The Unilever (LSE: ULVR) share price has bounced back quickly from the stock market crash. Shares in the FTSE 100 consumer goods group are now trading at the same level as on 3 January. In contrast, the FTSE 100 is still down by around 15%.
I’m pretty sure that one reason for Unilever’s rapid recovery is the quality and reliability of the group’s dividend. While many big FTSE names have cut or suspended their payouts since March, Unilever has not.
Boss Alan Jope felt confident enough to leave the first-quarter dividend unchanged in April, despite committing €500m of cash flow to support the group’s suppliers.
I reckon Unilever shares could offer the best dividend in the FTSE 100. Here are three reasons why.
Over 30 years without a cut
One of the top requirements for a good dividend stock is reliability. Many income investors use their dividend cash to provide an income. A sudden cut without warning is bad news.
Unilever has not cut its dividend since at least 1988. I think the true figure is much longer, but to be honest I don’t have the time to search through dozens of historic annual reports.
In any case, a 30-year record is enough to put Unilever shares in an elite group of FTSE 100 stocks with a dividend streak of more than 20 years.
The Unilever share price provides a decent yield
Some FTSE 100 stocks have long histories of dividend growth, but their dividend yields are just too low for me to be interested. Even in today’s low interest rate world, I don’t think a yield of less than about 2.5% is much use if you’re looking for a cash income.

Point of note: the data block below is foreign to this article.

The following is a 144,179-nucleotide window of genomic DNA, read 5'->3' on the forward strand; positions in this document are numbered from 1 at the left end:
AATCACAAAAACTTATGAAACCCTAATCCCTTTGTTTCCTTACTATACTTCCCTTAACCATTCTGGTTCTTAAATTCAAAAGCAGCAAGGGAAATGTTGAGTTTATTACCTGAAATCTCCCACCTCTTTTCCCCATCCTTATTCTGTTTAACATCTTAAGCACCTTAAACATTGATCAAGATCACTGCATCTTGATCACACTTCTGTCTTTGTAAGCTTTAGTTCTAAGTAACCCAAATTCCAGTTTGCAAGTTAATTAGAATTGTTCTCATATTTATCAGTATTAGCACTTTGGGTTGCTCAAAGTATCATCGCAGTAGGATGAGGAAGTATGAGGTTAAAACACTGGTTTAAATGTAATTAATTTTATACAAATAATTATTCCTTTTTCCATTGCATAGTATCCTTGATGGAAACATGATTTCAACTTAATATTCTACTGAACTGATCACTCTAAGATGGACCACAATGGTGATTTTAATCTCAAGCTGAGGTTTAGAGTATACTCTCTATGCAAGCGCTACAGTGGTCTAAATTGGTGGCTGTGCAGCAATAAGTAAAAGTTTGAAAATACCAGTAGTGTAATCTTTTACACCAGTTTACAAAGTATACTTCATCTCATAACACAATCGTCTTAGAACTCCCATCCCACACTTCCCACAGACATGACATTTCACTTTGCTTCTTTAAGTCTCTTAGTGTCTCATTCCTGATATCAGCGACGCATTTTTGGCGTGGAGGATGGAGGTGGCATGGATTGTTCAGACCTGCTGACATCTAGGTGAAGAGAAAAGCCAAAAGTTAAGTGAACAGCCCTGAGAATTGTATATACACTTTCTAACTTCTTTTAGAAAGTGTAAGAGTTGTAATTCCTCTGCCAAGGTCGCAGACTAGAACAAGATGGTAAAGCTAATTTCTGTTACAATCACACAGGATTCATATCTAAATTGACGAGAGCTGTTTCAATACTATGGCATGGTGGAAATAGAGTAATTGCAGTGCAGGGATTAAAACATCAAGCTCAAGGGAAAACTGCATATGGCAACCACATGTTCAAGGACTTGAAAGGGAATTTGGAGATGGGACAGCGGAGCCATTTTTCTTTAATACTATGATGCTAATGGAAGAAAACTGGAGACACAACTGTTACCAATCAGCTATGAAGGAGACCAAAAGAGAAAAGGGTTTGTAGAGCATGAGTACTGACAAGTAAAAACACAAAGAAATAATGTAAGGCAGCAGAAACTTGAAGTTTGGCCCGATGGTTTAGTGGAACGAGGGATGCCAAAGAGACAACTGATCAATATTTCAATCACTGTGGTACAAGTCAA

Happily, Unilever’s share price is low enough to give the stock an attractive yield. Even after the recent rebound, the shares still offer a dividend yield of around 3.5%.
That looks attractive to me, especially as the firm’s payout has doubled over the last 10 years alone. Unilever’s share price reflects this strong performance – the stock has doubled over the last eight years.
An affordable dividend
If Jope cut the payout, I’m pretty sure the Unilever share price would tank. Companies don’t like to cut their dividends, as it signals a lack of confidence. Unfortunately, this means that payments are sometimes maintained, even when they’ve become unaffordable.
The easiest way to test the affordability of a dividend is by comparing it to a firm’s earnings per share. Ideally, earnings per share should be significantly higher than the dividend, so the company can reinvest some its profits in growth or perhaps repay debt.
On average, Unilever’s earnings have covered its dividend about 1.5 times over the last six years. For a stable, defensive business, that seems comfortable to me.
A second, tougher test of affordability is to look at a company’s free cash flow. This is the actual surplus cash generated by the business each year. Ideally, you want dividends to be covered by free cash flow as well as accounting profits. Unilever scores well here too, with consistently strong cash generation over the years.
Although Unilever’s share price of £44 values the business at 20 times forecast earnings, the 3.5% dividend yield still looks attractive to me. I think this could be the best dividend stock in the FTSE 100 and would rate the shares as a buy.
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Roland Head has no position in any of the shares mentioned. The Motley Fool UK owns shares of and has recommended Unilever. Views expressed on the companies mentioned in this article are those of the writer and therefore may differ from the official recommendations we make in our subscription services such as Share Advisor, Hidden Winners and Pro. Here at The Motley Fool we believe that considering a diverse range of insights makes us better investors.